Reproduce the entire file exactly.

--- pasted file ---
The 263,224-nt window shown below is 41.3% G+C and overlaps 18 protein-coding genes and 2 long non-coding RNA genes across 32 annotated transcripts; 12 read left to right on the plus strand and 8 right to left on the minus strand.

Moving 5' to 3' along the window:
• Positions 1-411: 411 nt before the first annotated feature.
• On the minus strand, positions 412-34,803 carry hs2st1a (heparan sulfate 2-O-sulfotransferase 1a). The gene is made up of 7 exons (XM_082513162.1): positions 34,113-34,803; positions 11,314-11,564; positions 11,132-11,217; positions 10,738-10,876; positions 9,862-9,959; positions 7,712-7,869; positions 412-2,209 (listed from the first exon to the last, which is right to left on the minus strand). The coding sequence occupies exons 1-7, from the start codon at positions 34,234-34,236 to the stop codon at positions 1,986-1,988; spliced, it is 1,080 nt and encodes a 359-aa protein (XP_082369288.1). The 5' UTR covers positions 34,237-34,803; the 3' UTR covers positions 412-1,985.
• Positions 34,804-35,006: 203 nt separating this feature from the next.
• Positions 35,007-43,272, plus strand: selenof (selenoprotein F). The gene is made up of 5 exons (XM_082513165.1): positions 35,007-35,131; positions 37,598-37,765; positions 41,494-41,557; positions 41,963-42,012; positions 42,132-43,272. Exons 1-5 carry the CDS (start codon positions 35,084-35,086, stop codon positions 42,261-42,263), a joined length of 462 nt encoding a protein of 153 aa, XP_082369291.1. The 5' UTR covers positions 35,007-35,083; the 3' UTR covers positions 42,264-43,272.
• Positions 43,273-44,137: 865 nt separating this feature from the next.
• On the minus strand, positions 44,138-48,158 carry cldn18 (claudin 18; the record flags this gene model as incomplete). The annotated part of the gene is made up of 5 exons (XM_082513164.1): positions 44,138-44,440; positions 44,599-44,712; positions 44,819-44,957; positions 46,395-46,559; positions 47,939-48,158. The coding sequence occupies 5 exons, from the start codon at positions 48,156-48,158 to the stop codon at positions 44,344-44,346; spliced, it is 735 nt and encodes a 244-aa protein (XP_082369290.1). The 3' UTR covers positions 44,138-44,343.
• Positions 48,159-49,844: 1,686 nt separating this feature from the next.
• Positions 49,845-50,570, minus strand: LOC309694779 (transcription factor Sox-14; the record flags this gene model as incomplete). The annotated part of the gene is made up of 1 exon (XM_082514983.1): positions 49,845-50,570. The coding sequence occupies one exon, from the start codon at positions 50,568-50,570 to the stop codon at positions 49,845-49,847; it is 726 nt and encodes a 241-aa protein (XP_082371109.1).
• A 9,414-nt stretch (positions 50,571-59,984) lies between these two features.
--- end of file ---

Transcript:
The 263,224-nt window shown below is 41.3% G+C and overlaps 18 protein-coding genes and 2 long non-coding RNA genes across 32 annotated transcripts; 12 read left to right on the plus strand and 8 right to left on the minus strand.

Moving 5' to 3' along the window:
• Positions 1-411: 411 nt before the first annotated feature.
• On the minus strand, positions 412-34,803 carry hs2st1a (heparan sulfate 2-O-sulfotransferase 1a). The gene is made up of 7 exons (XM_082513162.1): positions 34,113-34,803; positions 11,314-11,564; positions 11,132-11,217; positions 10,738-10,876; positions 9,862-9,959; positions 7,712-7,869; positions 412-2,209 (listed from the first exon to the last, which is right to left on the minus strand). The coding sequence occupies exons 1-7, from the start codon at positions 34,234-34,236 to the stop codon at positions 1,986-1,988; spliced, it is 1,080 nt and encodes a 359-aa protein (XP_082369288.1). The 5' UTR covers positions 34,237-34,803; the 3' UTR covers positions 412-1,985.
• Positions 34,804-35,006: 203 nt separating this feature from the next.
• Positions 35,007-43,272, plus strand: selenof (selenoprotein F). The gene is made up of 5 exons (XM_082513165.1): positions 35,007-35,131; positions 37,598-37,765; positions 41,494-41,557; positions 41,963-42,012; positions 42,132-43,272. Exons 1-5 carry the CDS (start codon positions 35,084-35,086, stop codon positions 42,261-42,263), a joined length of 462 nt encoding a protein of 153 aa, XP_082369291.1. The 5' UTR covers positions 35,007-35,083; the 3' UTR covers positions 42,264-43,272.
• Positions 43,273-44,137: 865 nt separating this feature from the next.
• On the minus strand, positions 44,138-48,158 carry cldn18 (claudin 18; the record flags this gene model as incomplete). The annotated part of the gene is made up of 5 exons (XM_082513164.1): positions 44,138-44,440; positions 44,599-44,712; positions 44,819-44,957; positions 46,395-46,559; positions 47,939-48,158. The coding sequence occupies 5 exons, from the start codon at positions 48,156-48,158 to the stop codon at positions 44,344-44,346; spliced, it is 735 nt and encodes a 244-aa protein (XP_082369290.1). The 3' UTR covers positions 44,138-44,343.
• Positions 48,159-49,844: 1,686 nt separating this feature from the next.
• Positions 49,845-50,570, minus strand: LOC309694779 (transcription factor Sox-14; the record flags this gene model as incomplete). The annotated part of the gene is made up of 1 exon (XM_082514983.1): positions 49,845-50,570. The coding sequence occupies one exon, from the start codon at positions 50,568-50,570 to the stop codon at positions 49,845-49,847; it is 726 nt and encodes a 241-aa protein (XP_082371109.1).
• A 9,414-nt stretch (positions 50,571-59,984) lies between these two features.